Our primary model examined factors associated with the response that chemotherapy would not be curative. In a secondary model, we assessed factors associated with incorrect expectations, classifying “don’t know” and “refused,” as well as “not at all likely” as accurate responses. The results were very similar except that the odds ratio for care in an integrated network increased from 0.70 to 0.80 and was no longer significant (P = 0.17). Finally, we constructed a model in which only “very likely” to cure was considered an inaccurate response. The results were similar to the primary model except that there was a strong inverse association between the educational level and the likelihood of having an inaccurate expectation, including having a high-school education or some college versus having less than a high-school education (odds ratio, 0.69; 95% CI, 0.48 to 0.98) and having a college degree versus having less than a high-school education (odds ratio, 0.49; 95% CI, 0.32 to 0.77; P = 0.009 for the overall comparison).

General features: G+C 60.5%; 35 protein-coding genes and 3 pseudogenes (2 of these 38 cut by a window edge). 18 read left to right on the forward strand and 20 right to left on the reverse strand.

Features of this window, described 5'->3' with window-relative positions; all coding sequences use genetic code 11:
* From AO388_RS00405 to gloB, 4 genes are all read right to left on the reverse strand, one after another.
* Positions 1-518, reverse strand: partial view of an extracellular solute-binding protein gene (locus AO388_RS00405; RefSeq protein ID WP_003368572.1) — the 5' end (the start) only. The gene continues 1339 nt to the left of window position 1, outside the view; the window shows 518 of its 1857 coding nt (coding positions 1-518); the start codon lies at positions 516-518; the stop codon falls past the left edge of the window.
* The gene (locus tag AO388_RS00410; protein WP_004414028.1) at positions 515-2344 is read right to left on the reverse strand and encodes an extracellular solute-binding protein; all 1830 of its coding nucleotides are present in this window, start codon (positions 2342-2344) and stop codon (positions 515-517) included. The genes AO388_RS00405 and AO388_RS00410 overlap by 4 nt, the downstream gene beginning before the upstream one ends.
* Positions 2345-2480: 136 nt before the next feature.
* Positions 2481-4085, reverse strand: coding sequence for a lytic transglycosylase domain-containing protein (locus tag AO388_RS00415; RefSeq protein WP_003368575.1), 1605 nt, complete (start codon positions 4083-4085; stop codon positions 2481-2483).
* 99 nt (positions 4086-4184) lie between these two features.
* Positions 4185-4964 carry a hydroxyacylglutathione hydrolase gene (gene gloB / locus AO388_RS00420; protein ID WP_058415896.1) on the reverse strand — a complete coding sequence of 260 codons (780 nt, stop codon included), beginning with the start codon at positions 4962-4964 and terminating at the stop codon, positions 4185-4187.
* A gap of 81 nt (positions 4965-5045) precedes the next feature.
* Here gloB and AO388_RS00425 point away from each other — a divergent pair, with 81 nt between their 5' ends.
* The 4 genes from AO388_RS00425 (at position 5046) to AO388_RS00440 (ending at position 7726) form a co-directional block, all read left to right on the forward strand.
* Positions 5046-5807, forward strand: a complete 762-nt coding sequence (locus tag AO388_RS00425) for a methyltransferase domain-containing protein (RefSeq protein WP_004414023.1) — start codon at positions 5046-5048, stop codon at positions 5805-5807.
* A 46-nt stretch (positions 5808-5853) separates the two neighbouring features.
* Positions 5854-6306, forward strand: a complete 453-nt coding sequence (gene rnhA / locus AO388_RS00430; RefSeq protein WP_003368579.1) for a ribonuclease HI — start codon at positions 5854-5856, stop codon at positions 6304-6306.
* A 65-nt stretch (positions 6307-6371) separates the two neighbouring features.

In a national population- and health-system-based cohort of patients with recently diagnosed metastatic cancer, we found that 69% of patients with lung cancer and 81% of those with colorectal cancer who were alive 4 months after diagnosis and who had opted to receive chemotherapy provided survey responses indicating inaccurate expectations about the curative potential of chemotherapy. After accounting for the effect of other factors, including education and income, nonwhite patients remained at particularly high risk for an inaccurate response. Paradoxically, patients who reported higher scores for physician communication were also at higher risk for inaccurate expectations, whereas patients with colorectal cancer receiving their care in integrated networks appeared to be at somewhat lower risk.